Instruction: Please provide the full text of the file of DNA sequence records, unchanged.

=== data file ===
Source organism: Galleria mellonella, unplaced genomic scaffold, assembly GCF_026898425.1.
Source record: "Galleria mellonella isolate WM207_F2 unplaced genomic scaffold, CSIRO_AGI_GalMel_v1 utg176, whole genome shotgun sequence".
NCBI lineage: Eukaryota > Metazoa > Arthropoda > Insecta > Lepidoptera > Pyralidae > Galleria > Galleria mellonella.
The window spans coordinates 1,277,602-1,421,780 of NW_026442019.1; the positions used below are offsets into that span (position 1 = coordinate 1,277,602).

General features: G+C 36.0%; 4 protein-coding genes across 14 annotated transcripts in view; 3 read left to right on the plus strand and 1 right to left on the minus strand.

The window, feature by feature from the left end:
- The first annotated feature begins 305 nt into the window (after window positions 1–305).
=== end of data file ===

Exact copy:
Source organism: Galleria mellonella, unplaced genomic scaffold, assembly GCF_026898425.1.
Source record: "Galleria mellonella isolate WM207_F2 unplaced genomic scaffold, CSIRO_AGI_GalMel_v1 utg176, whole genome shotgun sequence".
NCBI lineage: Eukaryota > Metazoa > Arthropoda > Insecta > Lepidoptera > Pyralidae > Galleria > Galleria mellonella.
The window spans coordinates 1,277,602-1,421,780 of NW_026442019.1; the positions used below are offsets into that span (position 1 = coordinate 1,277,602).

General features: G+C 36.0%; 4 protein-coding genes across 14 annotated transcripts in view; 3 read left to right on the plus strand and 1 right to left on the minus strand.

The window, feature by feature from the left end:
- The first annotated feature begins 305 nt into the window (after window positions 1–305).